Our Session Zero took place as the party, aboard Illrigger, their newfound spelljamming ship, was escorted to the Rock of Bral for debriefing. As such, members of the escort ship Resolute’s crew came aboard Illrigger to aid in piloting and share supplies for the long journey. i let the players direct the action, asking questions of Resolute’s crew and talking amongst themselves.
What i picked up from them is that they all seemed eager to approach their characters from a more realistic perspective. As one player pointed out, they had acquired a lot of treasure and were essentially very wealthy. The entire party could live a comfortable lifestyle for about a year. With their own ship, they surmised that they could take on various jobs of their choosing, instead of letting adventure come to them.
They discussed coming up with a business name and hiring themselves out, using examples of shows like “Firefly” and “Cowboy Bebop” as inspiration for how they envisioned their characters’ lives. Looking over the blueprint of Illrigger they began planning how they’d renovate the ship, hire a crew and so on.
Several other things emerged from their conversations as well that helped their characters become more fully realized. One of the characters is a dragonborn warlock, Krex, with a Great Old One pact. We’d never explored what that meant beyond the game mechanics. Krex’s player described that an otherworldly draconic presence reached out to him, offering magical might. One of the major features of the setting is a draconic threat from the Void, so it was a perfect fit that Krex’s patron was a part of that arc.
Another character, played by the brand new player, was an eladrin swordsman with the sailor background. He’d come up with a basic backstory previously, but was excited to explore how his background interacted with their situation running a ship now. He became quite interested in establishing a crew and making sure the ship ran efficiently.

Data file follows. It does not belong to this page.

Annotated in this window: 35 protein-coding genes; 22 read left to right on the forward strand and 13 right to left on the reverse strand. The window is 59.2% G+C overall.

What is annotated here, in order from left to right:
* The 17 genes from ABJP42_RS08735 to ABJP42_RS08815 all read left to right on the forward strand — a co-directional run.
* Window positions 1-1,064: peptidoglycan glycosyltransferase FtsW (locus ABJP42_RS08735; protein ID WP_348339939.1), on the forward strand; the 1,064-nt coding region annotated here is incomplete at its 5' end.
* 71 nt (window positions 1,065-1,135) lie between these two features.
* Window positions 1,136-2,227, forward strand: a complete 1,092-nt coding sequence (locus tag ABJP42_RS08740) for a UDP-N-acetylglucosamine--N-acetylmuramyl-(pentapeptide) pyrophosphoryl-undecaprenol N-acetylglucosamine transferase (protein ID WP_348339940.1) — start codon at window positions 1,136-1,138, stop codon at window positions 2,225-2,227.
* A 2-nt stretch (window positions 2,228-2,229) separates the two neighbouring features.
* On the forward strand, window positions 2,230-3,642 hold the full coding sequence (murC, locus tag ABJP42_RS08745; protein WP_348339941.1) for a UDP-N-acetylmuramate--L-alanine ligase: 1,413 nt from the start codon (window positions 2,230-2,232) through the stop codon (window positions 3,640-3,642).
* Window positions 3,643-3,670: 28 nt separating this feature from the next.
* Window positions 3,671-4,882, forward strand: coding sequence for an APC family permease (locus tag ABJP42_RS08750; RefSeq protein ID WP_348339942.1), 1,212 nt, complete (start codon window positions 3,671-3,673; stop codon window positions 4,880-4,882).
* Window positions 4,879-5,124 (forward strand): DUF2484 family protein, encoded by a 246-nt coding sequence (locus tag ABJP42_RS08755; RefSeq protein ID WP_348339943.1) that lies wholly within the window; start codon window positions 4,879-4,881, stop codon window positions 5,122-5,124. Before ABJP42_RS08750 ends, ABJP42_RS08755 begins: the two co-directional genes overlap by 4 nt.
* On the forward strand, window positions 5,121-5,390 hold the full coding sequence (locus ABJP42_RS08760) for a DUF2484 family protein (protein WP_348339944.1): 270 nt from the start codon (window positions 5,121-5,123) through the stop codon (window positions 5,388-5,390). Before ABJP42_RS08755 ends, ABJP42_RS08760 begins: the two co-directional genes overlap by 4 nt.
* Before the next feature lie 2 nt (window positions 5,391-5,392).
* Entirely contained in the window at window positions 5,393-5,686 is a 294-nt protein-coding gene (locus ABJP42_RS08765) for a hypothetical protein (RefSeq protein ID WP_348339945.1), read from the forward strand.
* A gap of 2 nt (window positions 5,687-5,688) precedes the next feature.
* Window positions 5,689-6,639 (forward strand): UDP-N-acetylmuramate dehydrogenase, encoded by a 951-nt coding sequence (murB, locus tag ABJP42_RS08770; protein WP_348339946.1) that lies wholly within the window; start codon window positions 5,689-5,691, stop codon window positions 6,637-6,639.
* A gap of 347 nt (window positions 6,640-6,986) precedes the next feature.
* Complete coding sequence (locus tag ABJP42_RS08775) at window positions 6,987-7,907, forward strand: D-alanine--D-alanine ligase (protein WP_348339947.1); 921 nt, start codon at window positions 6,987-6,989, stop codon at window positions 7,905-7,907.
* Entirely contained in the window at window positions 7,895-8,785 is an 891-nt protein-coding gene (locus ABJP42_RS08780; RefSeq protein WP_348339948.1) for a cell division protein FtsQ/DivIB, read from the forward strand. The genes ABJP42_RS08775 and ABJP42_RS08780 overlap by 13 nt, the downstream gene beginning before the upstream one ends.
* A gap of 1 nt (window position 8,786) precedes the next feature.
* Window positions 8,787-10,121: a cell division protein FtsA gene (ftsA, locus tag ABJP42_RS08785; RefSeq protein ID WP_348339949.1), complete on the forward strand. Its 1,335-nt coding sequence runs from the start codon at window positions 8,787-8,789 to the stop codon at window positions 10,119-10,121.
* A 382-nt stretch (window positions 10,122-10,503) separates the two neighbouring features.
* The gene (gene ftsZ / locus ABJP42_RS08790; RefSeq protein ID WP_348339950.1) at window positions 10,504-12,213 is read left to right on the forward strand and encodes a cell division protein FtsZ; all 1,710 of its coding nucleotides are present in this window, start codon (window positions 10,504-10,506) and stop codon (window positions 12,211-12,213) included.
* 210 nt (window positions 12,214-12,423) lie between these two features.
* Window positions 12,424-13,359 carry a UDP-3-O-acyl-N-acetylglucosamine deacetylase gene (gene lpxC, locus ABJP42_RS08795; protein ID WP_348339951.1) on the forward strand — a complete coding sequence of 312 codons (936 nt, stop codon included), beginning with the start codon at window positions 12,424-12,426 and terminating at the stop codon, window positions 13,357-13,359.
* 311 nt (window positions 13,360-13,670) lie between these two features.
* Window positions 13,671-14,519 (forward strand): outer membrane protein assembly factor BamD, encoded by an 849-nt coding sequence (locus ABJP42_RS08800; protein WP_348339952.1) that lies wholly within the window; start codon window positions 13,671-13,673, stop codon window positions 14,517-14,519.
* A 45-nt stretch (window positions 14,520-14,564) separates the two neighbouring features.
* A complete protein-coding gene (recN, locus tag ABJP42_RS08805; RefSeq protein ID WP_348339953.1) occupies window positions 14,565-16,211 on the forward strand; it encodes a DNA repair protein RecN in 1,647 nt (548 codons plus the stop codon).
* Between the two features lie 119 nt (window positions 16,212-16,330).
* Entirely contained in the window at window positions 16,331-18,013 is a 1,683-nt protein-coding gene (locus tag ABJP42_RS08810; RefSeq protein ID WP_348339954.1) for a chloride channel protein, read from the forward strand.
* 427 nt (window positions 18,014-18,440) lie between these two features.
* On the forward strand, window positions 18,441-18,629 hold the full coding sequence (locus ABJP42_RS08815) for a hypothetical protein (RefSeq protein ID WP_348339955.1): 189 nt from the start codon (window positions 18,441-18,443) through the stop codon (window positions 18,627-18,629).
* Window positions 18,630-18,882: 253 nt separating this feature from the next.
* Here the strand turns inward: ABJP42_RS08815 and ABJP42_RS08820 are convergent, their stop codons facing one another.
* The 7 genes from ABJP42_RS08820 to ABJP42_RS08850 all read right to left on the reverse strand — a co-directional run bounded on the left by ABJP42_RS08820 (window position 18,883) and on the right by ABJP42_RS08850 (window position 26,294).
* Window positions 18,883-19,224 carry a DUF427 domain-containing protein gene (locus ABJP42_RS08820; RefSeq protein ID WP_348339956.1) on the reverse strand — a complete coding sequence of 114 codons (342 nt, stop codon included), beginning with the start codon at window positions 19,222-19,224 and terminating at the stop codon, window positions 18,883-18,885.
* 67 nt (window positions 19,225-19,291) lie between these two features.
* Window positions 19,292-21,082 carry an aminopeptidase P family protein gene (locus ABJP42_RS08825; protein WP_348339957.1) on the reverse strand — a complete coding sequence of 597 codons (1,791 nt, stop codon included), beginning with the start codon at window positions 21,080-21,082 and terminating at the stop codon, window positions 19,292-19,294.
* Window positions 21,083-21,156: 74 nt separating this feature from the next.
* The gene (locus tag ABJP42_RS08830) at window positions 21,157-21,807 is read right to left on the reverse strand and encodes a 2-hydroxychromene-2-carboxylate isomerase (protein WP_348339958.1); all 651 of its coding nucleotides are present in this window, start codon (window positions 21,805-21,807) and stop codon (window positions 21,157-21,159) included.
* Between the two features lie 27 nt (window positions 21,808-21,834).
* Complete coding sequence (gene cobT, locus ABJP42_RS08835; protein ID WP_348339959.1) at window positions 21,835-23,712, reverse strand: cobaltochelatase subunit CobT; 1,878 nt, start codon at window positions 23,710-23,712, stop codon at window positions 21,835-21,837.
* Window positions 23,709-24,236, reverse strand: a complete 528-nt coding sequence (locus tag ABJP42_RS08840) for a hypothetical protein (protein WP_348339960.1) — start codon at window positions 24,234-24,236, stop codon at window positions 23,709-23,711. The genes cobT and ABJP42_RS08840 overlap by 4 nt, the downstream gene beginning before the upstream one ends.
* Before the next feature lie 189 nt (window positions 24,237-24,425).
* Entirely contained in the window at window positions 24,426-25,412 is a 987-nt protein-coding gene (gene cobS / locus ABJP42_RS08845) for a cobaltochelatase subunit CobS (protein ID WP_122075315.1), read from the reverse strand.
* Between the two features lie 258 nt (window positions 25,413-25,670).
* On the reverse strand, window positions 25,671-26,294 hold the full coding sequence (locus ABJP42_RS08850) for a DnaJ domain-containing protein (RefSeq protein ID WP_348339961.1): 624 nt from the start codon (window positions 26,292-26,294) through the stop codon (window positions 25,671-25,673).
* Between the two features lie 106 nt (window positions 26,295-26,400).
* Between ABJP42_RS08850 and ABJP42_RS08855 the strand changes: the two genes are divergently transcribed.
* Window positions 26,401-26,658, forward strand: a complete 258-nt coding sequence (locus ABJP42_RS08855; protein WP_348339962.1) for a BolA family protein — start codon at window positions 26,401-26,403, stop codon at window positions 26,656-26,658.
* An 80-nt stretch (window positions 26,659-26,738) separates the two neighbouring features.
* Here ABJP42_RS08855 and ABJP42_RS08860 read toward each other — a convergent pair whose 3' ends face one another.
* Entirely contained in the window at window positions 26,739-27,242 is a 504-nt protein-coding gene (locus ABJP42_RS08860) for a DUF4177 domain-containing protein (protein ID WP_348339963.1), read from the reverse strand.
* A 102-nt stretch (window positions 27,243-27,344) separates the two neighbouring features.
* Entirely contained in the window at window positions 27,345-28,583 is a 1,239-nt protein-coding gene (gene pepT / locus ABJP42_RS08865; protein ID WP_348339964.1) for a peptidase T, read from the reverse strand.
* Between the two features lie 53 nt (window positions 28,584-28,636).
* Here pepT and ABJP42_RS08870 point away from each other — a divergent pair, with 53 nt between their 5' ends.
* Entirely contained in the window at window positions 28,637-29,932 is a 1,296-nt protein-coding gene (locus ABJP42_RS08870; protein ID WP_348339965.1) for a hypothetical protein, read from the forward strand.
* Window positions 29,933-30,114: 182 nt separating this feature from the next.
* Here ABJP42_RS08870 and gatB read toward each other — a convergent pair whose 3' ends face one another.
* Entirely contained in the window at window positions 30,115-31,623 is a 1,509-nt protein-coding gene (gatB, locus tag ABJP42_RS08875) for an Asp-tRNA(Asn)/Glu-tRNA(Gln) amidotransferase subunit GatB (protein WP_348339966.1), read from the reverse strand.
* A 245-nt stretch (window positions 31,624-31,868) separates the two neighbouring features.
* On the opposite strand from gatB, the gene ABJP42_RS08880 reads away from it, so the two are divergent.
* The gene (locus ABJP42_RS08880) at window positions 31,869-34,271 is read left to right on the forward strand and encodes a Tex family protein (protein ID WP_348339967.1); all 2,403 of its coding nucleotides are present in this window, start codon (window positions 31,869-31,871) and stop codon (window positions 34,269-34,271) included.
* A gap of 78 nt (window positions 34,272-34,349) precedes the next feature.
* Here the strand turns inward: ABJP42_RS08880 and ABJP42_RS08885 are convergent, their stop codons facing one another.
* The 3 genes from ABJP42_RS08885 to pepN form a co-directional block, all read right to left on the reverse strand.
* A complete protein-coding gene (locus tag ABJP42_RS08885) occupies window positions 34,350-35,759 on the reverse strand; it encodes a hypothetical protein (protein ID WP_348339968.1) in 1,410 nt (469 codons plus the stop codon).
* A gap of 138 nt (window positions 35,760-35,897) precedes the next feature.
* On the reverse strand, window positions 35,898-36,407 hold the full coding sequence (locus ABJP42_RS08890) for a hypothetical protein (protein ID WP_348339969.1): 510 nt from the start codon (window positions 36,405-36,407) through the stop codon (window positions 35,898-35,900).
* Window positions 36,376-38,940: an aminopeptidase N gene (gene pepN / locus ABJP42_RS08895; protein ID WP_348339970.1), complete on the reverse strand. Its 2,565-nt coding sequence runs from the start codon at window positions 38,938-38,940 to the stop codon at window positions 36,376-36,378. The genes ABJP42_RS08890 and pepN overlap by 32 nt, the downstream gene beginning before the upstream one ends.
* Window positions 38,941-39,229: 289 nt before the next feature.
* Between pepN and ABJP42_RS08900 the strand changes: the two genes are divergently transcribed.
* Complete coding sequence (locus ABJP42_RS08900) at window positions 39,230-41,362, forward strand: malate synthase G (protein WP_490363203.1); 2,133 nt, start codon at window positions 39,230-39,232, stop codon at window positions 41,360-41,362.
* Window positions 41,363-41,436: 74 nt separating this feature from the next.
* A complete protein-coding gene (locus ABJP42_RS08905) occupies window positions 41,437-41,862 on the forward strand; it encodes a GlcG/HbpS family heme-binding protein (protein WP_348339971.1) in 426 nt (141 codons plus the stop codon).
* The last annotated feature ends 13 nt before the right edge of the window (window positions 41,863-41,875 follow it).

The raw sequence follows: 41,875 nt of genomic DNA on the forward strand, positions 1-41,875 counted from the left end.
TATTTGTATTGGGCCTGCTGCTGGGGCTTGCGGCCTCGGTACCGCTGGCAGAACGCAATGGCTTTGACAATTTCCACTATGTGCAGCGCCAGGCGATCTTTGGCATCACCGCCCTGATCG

The other core player, playing an elven monk with the hermit background, decided that his Discovery involved wildspace and the crystal spheres, paths that his mind wandered to during his hundreds of years in meditation.
As a DM, this was wonderful material that the player was adding to the campaign. The stuff that comes out of a Session Zero gives DMs a wealth of ideas to implement into adventures. They could be the basis of a grand adventure or a small detail the party comes across. Either way, the players will feel like they had a hand in the creation and that their characters have a unique place in the world.
The sailor swordsman player offhandedly asked if there were illicit substances like drugs out there in space, and found it hysterical that indeed i’d made some notes about that very topic. While making a stop to refresh their air and supplies, the party encountered a shady tiefling and one natural 20 Persuasion check later they had established a minor link to the illicit drug trade. The player seemed fascinated by this and took a few more opportunities to explore this aspect of the setting.
The most noteworthy moment of our Session Zero came while the party visited an underground club owned by a beholder. Chazzledazzel is also a popular crooner and the party was just in time to catch his show. Although i described the lounge and the performance area, when one of the players asked more about it, another player described how the room was deeply inclined with seating arranged in tiers down towards the circular pit in the center from which Chazzledazzel floated up to perform his show. The noteworthy part was that i hadn’t said anything about the seating arrangement, but the player let his own imagination add to the setting. It was a small moment, and i doubt anyone else thought much of it, but to me as the DM i felt like i’d achieved success by inspiring the player’s imagination. It was pretty cool.